The 12th arrondissement of Paris is one of the 20 arrondissements, or boroughs, of the capital city of France. In spoken French, this arrondissement is referred to as douzième ("twelfth").
Étienne Nicolas Méhul was a French composer, "the most important opera composer in France during the Revolution". He was also the first composer to be called a "Romantic".
Adolphe Charles Adam was a French composer and music critic. A prolific composer of operas and ballets, he is best known today for his ballets Giselle (1841) and Le corsaire, his operas Le postillon de Lonjumeau (1836), Le toréador (1849) and Si j'étais roi (1852) and his Christmas carol Minuit, chrétiens! (1844), later set to different English lyrics and widely sung as "O Holy Night" (1847). Adam was a noted teacher, who taught Delibes and other influential composers.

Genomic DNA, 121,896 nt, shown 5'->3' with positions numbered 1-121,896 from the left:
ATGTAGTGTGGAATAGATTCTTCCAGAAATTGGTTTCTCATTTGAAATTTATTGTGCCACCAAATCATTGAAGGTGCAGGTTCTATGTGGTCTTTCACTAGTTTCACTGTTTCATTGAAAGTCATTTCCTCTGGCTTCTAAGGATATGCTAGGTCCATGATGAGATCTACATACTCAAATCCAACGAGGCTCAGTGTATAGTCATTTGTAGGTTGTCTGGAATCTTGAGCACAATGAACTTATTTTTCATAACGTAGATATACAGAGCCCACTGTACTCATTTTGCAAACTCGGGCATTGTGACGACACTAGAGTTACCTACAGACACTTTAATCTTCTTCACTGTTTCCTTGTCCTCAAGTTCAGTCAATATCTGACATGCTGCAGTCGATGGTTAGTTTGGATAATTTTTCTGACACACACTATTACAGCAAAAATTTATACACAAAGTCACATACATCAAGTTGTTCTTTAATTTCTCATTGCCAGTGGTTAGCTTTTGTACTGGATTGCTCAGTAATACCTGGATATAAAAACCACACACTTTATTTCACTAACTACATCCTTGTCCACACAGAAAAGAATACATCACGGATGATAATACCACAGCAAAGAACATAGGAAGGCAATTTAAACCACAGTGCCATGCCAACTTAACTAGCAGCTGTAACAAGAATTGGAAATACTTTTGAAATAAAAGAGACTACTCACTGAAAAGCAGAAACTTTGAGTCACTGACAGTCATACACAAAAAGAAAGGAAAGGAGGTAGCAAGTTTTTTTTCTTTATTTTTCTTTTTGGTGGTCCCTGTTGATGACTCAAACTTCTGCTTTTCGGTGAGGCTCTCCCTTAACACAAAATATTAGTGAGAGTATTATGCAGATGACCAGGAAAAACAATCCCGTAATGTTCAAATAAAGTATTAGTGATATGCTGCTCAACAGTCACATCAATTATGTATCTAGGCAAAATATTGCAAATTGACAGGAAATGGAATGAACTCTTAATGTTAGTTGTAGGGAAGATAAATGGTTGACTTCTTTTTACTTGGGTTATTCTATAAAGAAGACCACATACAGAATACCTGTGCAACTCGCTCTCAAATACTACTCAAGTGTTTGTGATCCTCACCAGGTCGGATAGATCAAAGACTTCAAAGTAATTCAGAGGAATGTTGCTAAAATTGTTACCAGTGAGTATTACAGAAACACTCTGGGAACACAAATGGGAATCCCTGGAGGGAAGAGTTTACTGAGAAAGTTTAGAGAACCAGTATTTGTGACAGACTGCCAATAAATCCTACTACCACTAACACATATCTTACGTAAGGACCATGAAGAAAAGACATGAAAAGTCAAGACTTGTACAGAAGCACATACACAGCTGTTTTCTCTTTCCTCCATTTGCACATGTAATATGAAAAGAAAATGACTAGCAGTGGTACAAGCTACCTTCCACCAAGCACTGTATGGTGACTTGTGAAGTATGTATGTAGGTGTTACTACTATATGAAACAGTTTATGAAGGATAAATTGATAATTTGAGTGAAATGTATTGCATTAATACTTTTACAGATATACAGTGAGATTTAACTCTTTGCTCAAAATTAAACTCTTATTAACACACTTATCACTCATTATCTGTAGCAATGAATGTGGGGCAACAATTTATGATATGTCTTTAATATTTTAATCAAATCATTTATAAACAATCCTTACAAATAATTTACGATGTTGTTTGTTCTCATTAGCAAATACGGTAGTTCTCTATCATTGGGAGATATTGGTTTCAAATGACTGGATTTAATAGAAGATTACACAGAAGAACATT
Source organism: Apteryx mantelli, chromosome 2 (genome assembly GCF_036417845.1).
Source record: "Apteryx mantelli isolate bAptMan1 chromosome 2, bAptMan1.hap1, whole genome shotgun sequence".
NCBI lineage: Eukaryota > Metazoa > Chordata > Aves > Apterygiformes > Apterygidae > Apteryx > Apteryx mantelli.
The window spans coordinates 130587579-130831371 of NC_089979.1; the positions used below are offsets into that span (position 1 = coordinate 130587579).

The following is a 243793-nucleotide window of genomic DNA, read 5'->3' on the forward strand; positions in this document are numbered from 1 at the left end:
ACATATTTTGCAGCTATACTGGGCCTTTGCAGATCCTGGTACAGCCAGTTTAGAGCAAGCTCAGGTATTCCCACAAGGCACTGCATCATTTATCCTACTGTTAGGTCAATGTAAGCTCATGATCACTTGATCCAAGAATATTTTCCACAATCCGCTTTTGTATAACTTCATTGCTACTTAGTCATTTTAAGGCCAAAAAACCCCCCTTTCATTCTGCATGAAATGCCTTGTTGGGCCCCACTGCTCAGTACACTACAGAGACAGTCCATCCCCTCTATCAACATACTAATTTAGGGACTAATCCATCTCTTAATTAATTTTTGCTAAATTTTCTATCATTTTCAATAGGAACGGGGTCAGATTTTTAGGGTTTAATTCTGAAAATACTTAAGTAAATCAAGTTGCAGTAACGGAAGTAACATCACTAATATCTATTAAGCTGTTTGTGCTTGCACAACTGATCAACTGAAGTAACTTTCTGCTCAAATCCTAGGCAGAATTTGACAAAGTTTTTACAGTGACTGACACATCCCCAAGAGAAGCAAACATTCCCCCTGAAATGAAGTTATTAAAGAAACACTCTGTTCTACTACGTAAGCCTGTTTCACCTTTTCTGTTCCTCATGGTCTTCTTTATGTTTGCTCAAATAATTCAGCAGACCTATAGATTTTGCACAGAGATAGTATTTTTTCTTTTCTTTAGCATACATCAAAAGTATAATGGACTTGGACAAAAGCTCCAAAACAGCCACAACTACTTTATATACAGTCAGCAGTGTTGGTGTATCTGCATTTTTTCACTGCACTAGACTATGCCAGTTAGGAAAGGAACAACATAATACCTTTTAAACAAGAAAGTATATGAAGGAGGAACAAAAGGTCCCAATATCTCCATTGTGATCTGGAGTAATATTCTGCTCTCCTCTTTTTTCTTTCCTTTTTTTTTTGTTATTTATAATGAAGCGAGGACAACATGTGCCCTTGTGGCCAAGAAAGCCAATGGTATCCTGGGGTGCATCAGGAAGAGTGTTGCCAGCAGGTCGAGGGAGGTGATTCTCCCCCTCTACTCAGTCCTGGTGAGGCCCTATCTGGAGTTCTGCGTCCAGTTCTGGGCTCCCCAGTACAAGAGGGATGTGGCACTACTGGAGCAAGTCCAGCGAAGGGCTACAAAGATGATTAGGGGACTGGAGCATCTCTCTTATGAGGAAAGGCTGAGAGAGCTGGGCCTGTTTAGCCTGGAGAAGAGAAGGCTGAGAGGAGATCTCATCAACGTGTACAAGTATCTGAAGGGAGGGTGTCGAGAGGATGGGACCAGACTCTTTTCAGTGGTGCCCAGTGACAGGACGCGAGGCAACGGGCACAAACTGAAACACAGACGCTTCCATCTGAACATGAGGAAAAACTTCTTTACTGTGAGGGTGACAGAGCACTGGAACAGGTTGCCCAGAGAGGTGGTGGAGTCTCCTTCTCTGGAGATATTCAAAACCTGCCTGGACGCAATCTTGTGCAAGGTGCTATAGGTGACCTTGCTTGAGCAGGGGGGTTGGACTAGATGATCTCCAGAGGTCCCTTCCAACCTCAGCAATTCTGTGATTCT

The Opéra Bastille is a modern opera house in the 12th arrondissement of Paris, France. Inaugurated in 1989 as part of President François Mitterrand's Grands Travaux, it became the main facility of the Paris National Opera, France's principal opera company, alongside the older Palais Garnier; most opera performances are shown at the Bastille along with some ballet performances and symphony concerts, while Palais Garnier presents a mix of opera and ballet performances.